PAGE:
The ‘Ashley Treatment’

Biomedical Ethics has always intrigued me.  This groundbreaking case has shocked and amazed me.  When I mentioned it to one of my professors, he exclaimed: “THIS HAPPENED IN AMERICA?” 

Ashley is a 9 year old girl with static encephalopathy, an idiopathic condition that renders her permananently disabled.  Her doctors removed her breasts, uterus, and ovaries at the request of her parents.  They also used high-dose estrogen to force her growth plates to fuse and stop the growth of long bones.

Many people are outraged, accusing the parents of orchestrating the treatment to maintain a more “portable and manageable” child. 

Her parents claim that the treatment was done to decrease Ashley’s discomfort by eliminating menstrual cramps and bedsores.  They also claim that there is a family history of breast cancer, but there is no mention of BRCA testing.

Here’s a link to the story on CNN.

Here’s a link to the family’s blog.

What do you think?  Please comment below…

3 thoughts on “The ‘Ashley Treatment’”

  1. Initial reactions of surprise aside, it can be difficult – at best- to judge someone else in a situation like this. It certainly sounds like these parents are not only commited and dedicated, but who truly have their daughter’s best interests at heart. Having to care for someone who requires complete care 24/7 is no mean feat- and it sounds like the family is doing this pretty much all on their own. It would be ‘easier’ to have her admitted to a group home, but apparently these parents feel they can offer the best care for their daughter- kudos to them. To know that this burden is only going to become more unmanageable (i.e., larger) as they grow older and become less able to handle it is cause for real concern on their part.

    The treatment certainly is extreme. But it seems it was done with the patient’s best interests at heart. If this were a case where the surgery / treatment had been done on an institutionalized patient simply bacause the staff thought it would be easier for them I would have much greater concerns.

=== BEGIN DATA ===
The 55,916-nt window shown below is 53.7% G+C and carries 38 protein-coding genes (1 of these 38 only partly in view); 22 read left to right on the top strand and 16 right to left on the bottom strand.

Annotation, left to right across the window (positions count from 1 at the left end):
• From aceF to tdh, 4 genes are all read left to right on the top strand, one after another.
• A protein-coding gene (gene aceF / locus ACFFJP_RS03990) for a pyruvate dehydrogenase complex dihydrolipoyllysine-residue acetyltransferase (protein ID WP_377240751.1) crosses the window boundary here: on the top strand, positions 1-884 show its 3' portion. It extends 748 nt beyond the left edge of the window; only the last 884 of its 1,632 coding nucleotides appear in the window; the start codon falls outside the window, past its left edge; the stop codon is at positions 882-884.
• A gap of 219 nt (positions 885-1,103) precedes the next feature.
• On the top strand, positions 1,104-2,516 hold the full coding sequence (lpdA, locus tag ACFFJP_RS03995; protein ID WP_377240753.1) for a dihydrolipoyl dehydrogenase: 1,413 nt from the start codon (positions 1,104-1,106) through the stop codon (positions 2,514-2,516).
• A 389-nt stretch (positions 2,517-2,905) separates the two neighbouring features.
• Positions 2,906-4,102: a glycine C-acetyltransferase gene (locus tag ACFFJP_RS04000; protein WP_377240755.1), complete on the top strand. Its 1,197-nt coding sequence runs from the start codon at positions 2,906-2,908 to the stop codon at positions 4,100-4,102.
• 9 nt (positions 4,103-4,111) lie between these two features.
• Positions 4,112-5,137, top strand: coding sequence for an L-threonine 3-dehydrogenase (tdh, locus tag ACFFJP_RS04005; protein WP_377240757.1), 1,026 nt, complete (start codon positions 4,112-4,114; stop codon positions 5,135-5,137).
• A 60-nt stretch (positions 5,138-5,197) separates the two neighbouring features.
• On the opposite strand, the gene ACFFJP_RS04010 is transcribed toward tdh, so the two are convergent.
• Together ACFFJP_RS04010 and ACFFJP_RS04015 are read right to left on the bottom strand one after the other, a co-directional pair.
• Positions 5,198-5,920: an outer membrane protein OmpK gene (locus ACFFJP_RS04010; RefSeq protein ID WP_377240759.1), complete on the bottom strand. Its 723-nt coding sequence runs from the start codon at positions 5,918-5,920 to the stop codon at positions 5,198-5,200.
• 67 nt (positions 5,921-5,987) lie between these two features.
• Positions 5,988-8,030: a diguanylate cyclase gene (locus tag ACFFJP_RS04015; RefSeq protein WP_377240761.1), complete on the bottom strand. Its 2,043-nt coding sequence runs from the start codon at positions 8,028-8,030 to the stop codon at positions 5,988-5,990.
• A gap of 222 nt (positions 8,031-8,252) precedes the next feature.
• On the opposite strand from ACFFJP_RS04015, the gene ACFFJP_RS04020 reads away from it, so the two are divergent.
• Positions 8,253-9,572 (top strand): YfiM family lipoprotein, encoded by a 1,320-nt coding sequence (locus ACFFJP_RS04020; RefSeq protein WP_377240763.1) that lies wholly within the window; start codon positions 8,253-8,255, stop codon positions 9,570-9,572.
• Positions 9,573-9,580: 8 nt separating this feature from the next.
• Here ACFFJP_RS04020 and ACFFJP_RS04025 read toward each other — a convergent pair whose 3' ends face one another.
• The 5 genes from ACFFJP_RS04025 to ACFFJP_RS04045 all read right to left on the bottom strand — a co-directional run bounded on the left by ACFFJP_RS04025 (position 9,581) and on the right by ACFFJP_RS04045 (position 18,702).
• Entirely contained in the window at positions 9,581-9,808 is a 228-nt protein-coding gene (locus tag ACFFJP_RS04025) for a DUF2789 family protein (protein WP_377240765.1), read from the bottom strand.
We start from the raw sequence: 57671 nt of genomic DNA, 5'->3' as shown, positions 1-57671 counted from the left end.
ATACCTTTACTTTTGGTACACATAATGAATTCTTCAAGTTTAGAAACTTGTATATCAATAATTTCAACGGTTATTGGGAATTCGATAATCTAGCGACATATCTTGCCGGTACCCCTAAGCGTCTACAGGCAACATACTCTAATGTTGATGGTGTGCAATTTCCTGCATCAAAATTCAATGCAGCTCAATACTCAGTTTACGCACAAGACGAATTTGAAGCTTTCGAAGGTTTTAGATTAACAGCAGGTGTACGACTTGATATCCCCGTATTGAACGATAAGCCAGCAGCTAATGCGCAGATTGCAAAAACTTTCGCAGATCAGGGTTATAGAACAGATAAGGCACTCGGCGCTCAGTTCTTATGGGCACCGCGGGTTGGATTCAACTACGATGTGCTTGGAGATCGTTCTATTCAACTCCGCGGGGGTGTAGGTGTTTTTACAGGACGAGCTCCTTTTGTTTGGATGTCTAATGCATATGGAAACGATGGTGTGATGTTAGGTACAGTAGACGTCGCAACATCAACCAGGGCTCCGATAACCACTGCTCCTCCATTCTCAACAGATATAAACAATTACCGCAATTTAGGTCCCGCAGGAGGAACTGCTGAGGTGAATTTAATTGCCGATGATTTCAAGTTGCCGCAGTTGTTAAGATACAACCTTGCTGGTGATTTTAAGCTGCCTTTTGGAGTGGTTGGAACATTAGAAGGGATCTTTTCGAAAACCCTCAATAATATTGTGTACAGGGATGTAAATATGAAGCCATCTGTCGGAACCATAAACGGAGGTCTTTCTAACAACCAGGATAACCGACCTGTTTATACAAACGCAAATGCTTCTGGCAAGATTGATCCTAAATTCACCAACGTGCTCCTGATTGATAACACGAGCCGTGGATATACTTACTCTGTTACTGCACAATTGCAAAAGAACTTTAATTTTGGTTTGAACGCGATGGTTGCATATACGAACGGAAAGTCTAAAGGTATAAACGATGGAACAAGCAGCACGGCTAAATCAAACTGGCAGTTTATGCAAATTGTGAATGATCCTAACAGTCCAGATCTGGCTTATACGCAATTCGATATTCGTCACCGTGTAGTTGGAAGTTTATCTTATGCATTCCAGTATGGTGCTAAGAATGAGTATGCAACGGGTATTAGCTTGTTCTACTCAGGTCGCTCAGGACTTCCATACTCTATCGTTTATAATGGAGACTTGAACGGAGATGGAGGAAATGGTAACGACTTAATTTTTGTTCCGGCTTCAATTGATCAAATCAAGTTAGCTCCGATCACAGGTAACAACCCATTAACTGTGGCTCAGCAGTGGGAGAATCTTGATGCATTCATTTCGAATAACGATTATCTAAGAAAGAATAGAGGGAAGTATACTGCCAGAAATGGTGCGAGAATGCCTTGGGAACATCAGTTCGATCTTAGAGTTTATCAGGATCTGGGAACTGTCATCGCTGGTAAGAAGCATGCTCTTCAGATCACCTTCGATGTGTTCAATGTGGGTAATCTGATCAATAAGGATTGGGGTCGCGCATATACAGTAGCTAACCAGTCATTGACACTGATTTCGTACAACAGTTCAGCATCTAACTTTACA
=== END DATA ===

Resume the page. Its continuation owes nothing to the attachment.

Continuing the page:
The fact that the family presented this case to the staff and ethics committee at Children’s Hospital (something they did not have to do) speaks to their efforts at getting all the facts and feedback they could.
    I can hardly see myself advocating such treatment to anyone. But neither can I see myself critizing these parents for their actions. Perhaps we would be a much better society overall if all parents were as committed as Ashley’s.

  2. where’s the doctor who performed the surgery? he should be banned from medicine–this is absolutely ridiculous.

  3. Initial outrage aside, I think this is perfectly reasonable. Here we are dealing with a child under the age of 16, who in addition has significant learning disabilities and is unlikely to have capacity to consent through some combination of an inability to understand the facts, remember them long enough to make a decision, weigh them up and/or communicate her decision.

    As such, her parents can consent to treatment on her behalf, and it is up to doctors to decide what treatment is ‘in her best interests’. As I remember the case, this girl has little if any awareness and understanding of what goes on around her. As such, is it truly in her best interests to grow larger and possibly develop sores and/or need care in an institution as her parents grow unable to do so? Is it truly in her best interests to have a period once a month, possibly with associated pain?

    Against the benefits of the operation have to be weighed the downsides – operational risks (relatively low), increased risks of endometrial cancer if not all of her uterus is removed (avoidable by careful surgical technique) and the inability to mature into an adult and have sexual relationships (apparently no more reduced by this surgery than it would otherwise have been)

    Interestingly, there has been a recent case here in the UK where a man with learning disabilities has been sterilised to prevent him conceiving another child, as it was felt that the distress it caused him made this procedure to also be in his best interests. He was felt able to consent to sex, but unable to appreciate its consequences

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